Let me have a baby with my dead boyfriend's sperm
TODAY Ayla Cresswell's life could change forever.
The 25-year-old Toowoomba bank worker is asking a judge for permission to become a mum.
Her hopes rest with Justice Sue Brown and the decision to be handed down will likely change her life forever.
Ms Cresswell could not follow the routine path to motherhood because tragedy struck on August 23, 2016, when she found her beloved defacto partner Joshua Davies dead at their Toowoomba home at 6.30am.
Within hours Ms Cresswell resolved to have his baby without him, to fulfil a dream they both had.
Just how badly she wants this is clear from Ms Cresswell's patience and persistence in campaigning for her right to harvest Davies' sperm.
And along the way she is setting a legal precedent.
It was vital that the sperm was removed within 24 hours of Davies' death for it to remain viable, so Supreme Court Justice Martin Burns was woken in the early hours of August 24, 2016 to be in court in Brisbane at 4.30am.
It's unusual for the court to sit so early but in this case it was necessary.
Brisbane barrister Scott Lynch appeared before Justice Burns, who was on duty to hear urgent matters, to present witness statements hastily mustered together by Ms Cresswell's legal team.
Justice Burns ordered Davies' testes and any sperm be removed and held by an IVF provider, pending today's decision on whether Ms Cresswell can use it to try for a baby.
One of the factors Justice Brown will consider in making her decision today is whether Ms Cresswell understands it may be a heavy burden to raise Davies' child by herself.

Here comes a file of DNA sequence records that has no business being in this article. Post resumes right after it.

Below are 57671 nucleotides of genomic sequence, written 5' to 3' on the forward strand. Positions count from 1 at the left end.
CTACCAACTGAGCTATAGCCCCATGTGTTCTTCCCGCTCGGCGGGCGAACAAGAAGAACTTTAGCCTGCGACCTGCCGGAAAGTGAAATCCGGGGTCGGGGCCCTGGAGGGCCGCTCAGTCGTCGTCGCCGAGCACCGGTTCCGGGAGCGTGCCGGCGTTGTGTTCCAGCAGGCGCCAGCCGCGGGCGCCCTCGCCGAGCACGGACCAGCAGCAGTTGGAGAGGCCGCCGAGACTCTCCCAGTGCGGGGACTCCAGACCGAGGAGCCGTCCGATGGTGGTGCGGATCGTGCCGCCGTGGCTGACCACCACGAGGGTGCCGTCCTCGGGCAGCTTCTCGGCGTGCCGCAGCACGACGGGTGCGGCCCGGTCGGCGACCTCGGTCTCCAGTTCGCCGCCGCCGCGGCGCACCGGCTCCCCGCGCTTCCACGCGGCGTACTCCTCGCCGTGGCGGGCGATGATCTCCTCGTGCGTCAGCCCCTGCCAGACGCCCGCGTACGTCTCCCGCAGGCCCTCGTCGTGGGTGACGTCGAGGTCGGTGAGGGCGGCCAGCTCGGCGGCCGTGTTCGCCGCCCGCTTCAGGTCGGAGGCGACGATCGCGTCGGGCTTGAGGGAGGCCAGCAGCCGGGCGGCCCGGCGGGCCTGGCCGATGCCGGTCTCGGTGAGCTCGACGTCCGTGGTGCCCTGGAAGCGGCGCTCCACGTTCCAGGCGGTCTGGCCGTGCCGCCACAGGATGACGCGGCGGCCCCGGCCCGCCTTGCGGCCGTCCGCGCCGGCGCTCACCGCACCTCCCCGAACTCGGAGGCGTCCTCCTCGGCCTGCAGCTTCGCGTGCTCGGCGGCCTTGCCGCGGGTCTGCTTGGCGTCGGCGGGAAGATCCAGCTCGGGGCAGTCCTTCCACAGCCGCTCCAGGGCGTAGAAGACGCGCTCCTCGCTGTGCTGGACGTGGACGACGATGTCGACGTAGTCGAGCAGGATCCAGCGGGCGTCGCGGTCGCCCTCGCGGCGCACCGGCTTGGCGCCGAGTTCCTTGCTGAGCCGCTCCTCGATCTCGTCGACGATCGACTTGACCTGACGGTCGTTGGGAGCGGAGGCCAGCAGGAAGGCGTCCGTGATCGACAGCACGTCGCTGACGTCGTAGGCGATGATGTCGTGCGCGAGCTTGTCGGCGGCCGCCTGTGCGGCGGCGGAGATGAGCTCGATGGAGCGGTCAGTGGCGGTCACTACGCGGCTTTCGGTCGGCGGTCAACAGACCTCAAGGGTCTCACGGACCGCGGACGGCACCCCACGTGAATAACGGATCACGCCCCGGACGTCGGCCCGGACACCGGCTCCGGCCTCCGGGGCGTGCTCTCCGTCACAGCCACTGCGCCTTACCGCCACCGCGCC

Ms Cresswell has submitted that she is physically, emotionally and financially capable of having and raising a child on her own.
"I believe that I am sufficiently affluent to be able to raise a child by myself," she told the court, saying she had bought her first home last year and had diligently saved to fund costly IVF treatment.
She also has the support of her family and of the Davies family.
Fortunately in the hours after 23-year-old Davies died Ms Cresswell spoke with a family friend who was a lawyer who helped her navigate the complex process of applying to the court for permission to fulfil the dream she shared with Davies.
Lawyers with expertise in this area say it is a very specialised field because the IVF technology is so new, the law has rushed to catch up.
Ultimately Ms Cresswell's Toowoomba lawyers contacted one such expert, Brisbane barrister Kathryn McMillan QC, who has written academic papers on the subject and represented Ms Cresswell during the hearing last September.
It has been a long journey since Ms Cresswell's decision to try to harvest her dead boyfriend's sperm. Ms Cresswell has told the court she and Davies planned to get married and start a family.
She had been to her GP to get a check-up in just a month before, and was told her body was in perfect condition to have a baby.
And Ms Creswell has the support of Davies' family, with his father, bricklayer John Davies and wife Ionie fully supportive of her decision to have their grandchild this way.
John Davies told the court he phoned the Toowoomba hospital about 9.30pm on the night of his son's death and told them the family would be applying to the court for an order to remove his sperm.
The staff told him a surgeon was ready to perform the operation and all they needed was a court order.
John told Ms Cresswell Joshua would have wanted for her to have his baby, and that he "would be honoured" for her to have Joshua's children.
"Joshua spoke often of having children with me, and I think he would be very proud for me to be their mother," Ms Cresswell told the court.
Gynaecologist Anthony Cerqui has told the court Ms Cresswell was healthy and a good candidate for IVF.
Dr Cerqui said Ms Cresswell would have a 42 per cent chance of a pregnancy and a 30 per cent chance of a live birth using IVF and the injection of a single frozen sperm into one of her eggs.